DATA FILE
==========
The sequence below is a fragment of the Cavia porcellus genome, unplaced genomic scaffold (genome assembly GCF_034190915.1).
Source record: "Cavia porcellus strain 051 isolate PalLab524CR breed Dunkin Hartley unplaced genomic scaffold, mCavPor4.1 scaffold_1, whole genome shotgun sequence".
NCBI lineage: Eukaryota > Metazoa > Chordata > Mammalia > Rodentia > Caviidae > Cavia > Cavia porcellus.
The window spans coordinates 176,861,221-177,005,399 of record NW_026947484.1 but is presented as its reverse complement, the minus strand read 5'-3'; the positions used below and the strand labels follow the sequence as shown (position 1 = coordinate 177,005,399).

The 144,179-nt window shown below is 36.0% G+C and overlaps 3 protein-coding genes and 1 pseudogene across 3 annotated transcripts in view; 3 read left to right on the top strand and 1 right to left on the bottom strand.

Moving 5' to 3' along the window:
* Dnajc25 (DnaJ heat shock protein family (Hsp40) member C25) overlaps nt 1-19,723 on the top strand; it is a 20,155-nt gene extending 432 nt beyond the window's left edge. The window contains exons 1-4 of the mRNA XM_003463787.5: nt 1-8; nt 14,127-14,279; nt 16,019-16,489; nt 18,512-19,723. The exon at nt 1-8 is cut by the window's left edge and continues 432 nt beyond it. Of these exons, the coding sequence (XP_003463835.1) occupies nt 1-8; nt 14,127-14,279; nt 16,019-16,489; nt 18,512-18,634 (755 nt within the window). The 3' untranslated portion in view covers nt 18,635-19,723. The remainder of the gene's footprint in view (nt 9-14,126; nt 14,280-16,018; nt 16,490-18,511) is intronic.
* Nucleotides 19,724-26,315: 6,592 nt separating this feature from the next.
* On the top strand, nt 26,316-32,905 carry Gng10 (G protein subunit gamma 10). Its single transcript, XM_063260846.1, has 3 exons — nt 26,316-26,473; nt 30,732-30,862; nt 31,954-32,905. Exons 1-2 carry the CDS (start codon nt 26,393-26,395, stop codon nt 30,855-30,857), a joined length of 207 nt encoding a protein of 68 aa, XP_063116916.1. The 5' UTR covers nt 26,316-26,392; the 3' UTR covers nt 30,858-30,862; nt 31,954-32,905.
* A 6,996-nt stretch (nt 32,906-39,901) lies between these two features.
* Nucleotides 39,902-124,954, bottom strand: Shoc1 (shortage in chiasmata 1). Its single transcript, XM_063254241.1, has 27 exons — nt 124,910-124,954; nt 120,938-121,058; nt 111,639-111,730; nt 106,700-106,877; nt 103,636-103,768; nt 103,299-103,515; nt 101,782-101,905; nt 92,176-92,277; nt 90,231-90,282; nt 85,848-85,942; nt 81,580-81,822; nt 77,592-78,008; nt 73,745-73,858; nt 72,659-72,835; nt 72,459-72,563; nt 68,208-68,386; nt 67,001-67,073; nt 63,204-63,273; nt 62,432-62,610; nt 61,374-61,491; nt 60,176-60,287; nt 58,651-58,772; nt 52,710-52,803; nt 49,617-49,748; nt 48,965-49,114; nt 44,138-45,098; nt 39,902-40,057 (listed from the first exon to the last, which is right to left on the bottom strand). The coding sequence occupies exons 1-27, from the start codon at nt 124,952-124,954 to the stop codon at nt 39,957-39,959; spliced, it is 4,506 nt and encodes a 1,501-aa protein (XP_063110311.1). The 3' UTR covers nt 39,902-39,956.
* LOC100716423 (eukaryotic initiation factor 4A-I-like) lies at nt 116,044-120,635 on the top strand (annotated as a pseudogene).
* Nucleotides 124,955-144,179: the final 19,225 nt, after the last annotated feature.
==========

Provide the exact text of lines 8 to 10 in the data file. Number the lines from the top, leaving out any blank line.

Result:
* Nucleotides 19,724-26,315: 6,592 nt separating this feature from the next.
* On the top strand, nt 26,316-32,905 carry Gng10 (G protein subunit gamma 10). Its single transcript, XM_063260846.1, has 3 exons — nt 26,316-26,473; nt 30,732-30,862; nt 31,954-32,905. Exons 1-2 carry the CDS (start codon nt 26,393-26,395, stop codon nt 30,855-30,857), a joined length of 207 nt encoding a protein of 68 aa, XP_063116916.1. The 5' UTR covers nt 26,316-26,392; the 3' UTR covers nt 30,858-30,862; nt 31,954-32,905.
* A 6,996-nt stretch (nt 32,906-39,901) lies between these two features.